Monitoring Azure Cognitive Search

Azure Monitor is enabled with every subscription to provide monitoring capabilities over all Azure resources, including Cognitive Search. When you sign up for search, Azure Monitor collects activity logs and metrics as soon as you start using the service.

Optionally, you can enable diagnostic settings to collect resource logs. Resource logs contain detailed information about search service operations that's useful for deeper analysis and investigation.

This article explains how monitoring works for Azure Cognitive Search. It also describes the system APIs that return information about your service.

Note

Cognitive Search doesn't monitor individual user access to content on the search service. If you require this level of monitoring, you'll need to implement it in your client application.

Monitoring in Azure portal

In the search service pages in Azure portal, you can find the current status of operations and capacity.

Azure Monitor integration in a search service

  • On the Overview page, the Monitoring tab summarizes key query metrics, including query volume, latency, and throttled queries. On the next tab over, Usage reports on available capacity and the quantity of indexes, indexers, data sources, and skillsets relative to the maximum allowed for your service tier.

  • On the menu to the left, open the Activity log page to view control plane operations.

  • Further down, the Monitoring section includes actions for Azure Monitor, filtered for search. Here, you can enable diagnostic settings and resource logging, and specify how you want the data stored.

Note

Because portal pages are refreshed every few minutes, the numbers reported are approximate, intended to give you a general sense of how well your system is handling requests. Actual metrics, such as queries per second (QPS) may be higher or lower than the number shown on the page. If precision is a requirement, consider using APIs.

Get system data from REST APIs

Cognitive Search REST APIs provide the Usage data that's visible in the portal. This information is retrieved from your search service, which you can obtain programmatically:

For REST calls, use an admin API key and Postman or another REST client to query your search service.

Monitor activity logs

In Azure Cognitive Search, activity logs reflect control plane activity, such as service and capacity updates, or API key usage or management. Activity logs are collected free of charge, with no configuration required. Data retention is 90 days, but you can configure durable storage for longer retention.

  1. In the Azure portal, find your search service. From the menu on the left, select Activity logs to view the logs for your search service.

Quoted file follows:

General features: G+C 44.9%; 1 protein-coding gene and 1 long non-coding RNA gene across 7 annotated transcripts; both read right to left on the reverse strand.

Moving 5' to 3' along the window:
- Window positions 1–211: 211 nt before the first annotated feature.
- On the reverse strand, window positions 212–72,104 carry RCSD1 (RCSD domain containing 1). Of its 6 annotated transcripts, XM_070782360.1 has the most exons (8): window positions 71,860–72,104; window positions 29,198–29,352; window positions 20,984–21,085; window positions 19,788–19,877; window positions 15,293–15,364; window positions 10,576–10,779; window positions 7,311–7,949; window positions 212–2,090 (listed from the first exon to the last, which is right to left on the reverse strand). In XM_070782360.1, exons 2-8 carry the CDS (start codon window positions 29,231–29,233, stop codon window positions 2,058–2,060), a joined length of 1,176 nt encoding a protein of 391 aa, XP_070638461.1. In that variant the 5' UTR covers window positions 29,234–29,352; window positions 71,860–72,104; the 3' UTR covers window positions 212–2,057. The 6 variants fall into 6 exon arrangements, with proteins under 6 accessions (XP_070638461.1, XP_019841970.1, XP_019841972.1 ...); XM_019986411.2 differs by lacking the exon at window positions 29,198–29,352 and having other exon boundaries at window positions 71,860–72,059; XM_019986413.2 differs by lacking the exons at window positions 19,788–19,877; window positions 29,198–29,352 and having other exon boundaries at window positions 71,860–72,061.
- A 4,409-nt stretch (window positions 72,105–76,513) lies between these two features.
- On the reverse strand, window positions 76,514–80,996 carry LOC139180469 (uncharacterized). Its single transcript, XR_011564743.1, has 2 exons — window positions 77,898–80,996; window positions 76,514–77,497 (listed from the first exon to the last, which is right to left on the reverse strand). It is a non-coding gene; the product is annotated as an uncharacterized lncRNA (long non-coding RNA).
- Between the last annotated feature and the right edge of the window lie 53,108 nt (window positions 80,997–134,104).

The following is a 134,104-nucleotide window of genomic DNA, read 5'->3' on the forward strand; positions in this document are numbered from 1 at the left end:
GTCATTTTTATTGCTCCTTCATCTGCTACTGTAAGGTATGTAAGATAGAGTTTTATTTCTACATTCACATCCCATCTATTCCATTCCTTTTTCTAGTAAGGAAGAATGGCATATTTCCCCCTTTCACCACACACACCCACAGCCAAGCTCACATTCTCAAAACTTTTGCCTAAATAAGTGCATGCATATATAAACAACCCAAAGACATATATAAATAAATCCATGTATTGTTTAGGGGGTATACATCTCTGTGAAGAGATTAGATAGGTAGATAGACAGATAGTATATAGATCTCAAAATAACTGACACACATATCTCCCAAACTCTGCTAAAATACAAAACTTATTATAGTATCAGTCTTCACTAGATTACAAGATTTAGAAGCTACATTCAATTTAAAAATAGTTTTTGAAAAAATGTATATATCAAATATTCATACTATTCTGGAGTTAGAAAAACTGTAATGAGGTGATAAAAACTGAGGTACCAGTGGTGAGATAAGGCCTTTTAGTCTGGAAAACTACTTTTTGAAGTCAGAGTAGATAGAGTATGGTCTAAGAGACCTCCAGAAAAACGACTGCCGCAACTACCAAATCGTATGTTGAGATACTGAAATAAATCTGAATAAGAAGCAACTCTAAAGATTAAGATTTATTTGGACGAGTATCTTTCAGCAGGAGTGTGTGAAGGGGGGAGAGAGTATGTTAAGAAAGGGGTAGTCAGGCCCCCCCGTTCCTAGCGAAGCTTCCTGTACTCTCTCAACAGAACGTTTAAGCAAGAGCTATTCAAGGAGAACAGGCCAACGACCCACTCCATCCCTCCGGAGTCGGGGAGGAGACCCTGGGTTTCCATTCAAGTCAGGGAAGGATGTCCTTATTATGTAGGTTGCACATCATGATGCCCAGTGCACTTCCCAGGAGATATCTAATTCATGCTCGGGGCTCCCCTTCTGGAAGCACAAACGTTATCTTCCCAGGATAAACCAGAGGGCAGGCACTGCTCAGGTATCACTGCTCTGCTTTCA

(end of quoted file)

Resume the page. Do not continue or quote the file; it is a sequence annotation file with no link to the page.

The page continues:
2. Entries will often include Get Admin Key, one entry for every call that provided an admin API key on the request. There are no details about the call itself, just a notification that the admin key was used. For insights into content (or data plane) operations, you'll need to enable diagnostic settings and collect resource logs.

  3. See Azure Monitor activity log for general guidance on working with activity logs.

  4. See Management REST API reference for control plane activity that might appear in the log.

The following screenshot shows the activity log signals that can be configured in an alert. These signals represent the entries you might see in the activity log.

Screenshot of the activity log signals that can be used in an alert.

Monitor metrics

In Azure Cognitive Search, platform metrics measure query performance, indexing volume, and skillset invocation.

Metrics are collected free of charge, with no configuration required. Platform metrics are stored for 93 days. However, in the portal you can only query a maximum of 30 days' worth of metrics data on any single chart. This limitation doesn't apply to log-based metrics.

  1. In the Azure portal, find your search service. From the menu on the left, under Monitoring, select Metrics to open metrics explorer.

  2. See Tutorial: Analyze metrics for an Azure resource for general guidance on using metrics explorer.

  3. See Microsoft.Search/searchServices (Azure Monitor) for the platform metrics of Azure Cognitive Search.

  4. See Monitoring data reference for supplemental descriptions and dimensions.

  5. See Monitor queries for details about the query metrics.

Set up alerts

Alerts help you to identify and address issues before they become a problem for application users. You can set alerts on metrics, resource logs, and activity logs. Alerts are billable (see the Pricing model for details).

  1. In the Azure portal, find your search service. From the menu on the left, under Monitoring, select Alerts to open metrics explorer.

  2. See Tutorial: Create a metric alert for an Azure resource for general guidance on setting up alerts from metrics explorer.